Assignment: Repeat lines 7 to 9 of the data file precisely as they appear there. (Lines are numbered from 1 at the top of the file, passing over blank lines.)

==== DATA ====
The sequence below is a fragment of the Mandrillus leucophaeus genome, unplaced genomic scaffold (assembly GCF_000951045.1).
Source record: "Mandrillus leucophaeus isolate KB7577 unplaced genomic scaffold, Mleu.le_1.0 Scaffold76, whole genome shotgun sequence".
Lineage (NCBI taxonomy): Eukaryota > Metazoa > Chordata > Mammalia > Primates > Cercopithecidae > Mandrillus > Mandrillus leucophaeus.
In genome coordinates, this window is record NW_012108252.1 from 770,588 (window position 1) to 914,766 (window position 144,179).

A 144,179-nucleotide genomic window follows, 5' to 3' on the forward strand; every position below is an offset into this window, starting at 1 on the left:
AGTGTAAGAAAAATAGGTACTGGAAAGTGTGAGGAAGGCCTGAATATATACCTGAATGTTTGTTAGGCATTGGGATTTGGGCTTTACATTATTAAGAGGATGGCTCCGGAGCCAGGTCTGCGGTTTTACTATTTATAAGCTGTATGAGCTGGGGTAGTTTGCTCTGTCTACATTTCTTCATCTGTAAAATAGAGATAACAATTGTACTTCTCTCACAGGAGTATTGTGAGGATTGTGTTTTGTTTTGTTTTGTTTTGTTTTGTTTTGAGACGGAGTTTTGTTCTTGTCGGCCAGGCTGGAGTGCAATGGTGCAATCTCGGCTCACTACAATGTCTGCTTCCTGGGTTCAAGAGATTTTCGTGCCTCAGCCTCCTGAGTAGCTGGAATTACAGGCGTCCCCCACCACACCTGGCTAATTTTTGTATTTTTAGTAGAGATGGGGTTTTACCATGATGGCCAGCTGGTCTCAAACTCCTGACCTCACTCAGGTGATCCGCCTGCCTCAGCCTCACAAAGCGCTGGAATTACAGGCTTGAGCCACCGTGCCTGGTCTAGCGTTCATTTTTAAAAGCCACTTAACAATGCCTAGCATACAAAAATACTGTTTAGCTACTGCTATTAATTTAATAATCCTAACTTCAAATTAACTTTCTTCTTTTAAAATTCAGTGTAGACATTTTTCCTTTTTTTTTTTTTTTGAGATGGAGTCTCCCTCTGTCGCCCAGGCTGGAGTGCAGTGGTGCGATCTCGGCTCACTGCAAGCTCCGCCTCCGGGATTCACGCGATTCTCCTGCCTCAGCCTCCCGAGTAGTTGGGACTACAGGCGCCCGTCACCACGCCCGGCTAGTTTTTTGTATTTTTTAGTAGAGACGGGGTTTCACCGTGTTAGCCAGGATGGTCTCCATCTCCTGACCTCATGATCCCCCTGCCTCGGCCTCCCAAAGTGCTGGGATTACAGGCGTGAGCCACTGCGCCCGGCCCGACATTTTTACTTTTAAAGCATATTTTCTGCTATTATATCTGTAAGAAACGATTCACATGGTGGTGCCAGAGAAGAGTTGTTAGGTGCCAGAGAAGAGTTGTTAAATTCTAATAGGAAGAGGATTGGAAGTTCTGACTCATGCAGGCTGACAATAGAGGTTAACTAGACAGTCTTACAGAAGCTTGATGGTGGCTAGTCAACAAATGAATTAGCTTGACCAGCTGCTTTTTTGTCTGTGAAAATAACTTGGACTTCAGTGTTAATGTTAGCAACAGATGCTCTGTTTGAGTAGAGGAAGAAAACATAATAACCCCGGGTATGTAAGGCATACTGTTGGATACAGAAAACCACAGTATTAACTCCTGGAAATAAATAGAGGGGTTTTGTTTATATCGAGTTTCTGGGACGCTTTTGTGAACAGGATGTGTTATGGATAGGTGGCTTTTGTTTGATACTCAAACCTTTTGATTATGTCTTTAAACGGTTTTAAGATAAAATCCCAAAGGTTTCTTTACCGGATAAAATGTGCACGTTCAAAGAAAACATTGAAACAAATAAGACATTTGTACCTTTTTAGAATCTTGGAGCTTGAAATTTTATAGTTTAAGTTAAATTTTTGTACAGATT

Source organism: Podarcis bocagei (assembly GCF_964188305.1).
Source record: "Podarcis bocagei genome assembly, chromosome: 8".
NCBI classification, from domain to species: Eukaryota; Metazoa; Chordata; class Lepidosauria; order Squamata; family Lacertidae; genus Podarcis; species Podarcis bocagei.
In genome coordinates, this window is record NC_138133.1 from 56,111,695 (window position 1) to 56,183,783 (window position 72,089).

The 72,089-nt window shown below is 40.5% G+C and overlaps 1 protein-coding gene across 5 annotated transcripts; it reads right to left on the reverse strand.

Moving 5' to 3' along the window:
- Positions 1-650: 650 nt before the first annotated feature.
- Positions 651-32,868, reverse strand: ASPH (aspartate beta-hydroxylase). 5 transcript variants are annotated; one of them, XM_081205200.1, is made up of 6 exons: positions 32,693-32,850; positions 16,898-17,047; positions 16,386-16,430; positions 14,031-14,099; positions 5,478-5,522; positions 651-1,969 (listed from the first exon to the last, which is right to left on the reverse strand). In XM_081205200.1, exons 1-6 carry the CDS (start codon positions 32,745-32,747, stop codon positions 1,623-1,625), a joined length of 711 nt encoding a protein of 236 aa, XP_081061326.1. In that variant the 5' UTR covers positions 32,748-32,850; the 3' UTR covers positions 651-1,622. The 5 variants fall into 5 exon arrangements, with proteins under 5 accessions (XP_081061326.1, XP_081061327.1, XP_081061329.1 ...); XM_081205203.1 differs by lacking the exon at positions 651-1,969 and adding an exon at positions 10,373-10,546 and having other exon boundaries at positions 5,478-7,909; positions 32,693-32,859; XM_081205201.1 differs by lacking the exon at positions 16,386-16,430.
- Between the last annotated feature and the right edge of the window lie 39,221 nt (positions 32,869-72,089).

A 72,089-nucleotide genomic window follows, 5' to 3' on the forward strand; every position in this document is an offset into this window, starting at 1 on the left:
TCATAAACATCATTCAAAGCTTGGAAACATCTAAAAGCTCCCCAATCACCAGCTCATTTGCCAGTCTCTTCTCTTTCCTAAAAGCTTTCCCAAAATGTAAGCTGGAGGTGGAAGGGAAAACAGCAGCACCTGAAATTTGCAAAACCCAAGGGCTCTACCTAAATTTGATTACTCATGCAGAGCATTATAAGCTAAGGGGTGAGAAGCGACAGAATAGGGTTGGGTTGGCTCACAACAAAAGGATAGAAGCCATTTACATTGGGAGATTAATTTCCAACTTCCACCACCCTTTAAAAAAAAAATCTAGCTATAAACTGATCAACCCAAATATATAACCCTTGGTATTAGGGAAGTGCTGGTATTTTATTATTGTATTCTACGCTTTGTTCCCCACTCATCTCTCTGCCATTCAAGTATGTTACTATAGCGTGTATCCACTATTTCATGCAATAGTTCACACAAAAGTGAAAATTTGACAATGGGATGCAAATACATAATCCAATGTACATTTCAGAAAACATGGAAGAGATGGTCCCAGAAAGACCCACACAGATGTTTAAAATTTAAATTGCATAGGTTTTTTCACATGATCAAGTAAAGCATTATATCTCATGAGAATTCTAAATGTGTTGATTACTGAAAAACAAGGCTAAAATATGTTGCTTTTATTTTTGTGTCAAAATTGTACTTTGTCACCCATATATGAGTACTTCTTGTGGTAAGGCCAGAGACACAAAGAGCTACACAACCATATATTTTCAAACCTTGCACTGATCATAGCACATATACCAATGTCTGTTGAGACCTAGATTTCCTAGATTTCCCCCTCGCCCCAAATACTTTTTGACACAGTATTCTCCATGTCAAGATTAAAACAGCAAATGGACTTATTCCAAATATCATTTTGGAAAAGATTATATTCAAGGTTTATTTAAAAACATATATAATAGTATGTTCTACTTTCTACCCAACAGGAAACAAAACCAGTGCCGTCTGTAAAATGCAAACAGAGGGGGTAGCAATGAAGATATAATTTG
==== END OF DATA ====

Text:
Source organism: Podarcis bocagei (assembly GCF_964188305.1).
Source record: "Podarcis bocagei genome assembly, chromosome: 8".
NCBI classification, from domain to species: Eukaryota; Metazoa; Chordata; class Lepidosauria; order Squamata; family Lacertidae; genus Podarcis; species Podarcis bocagei.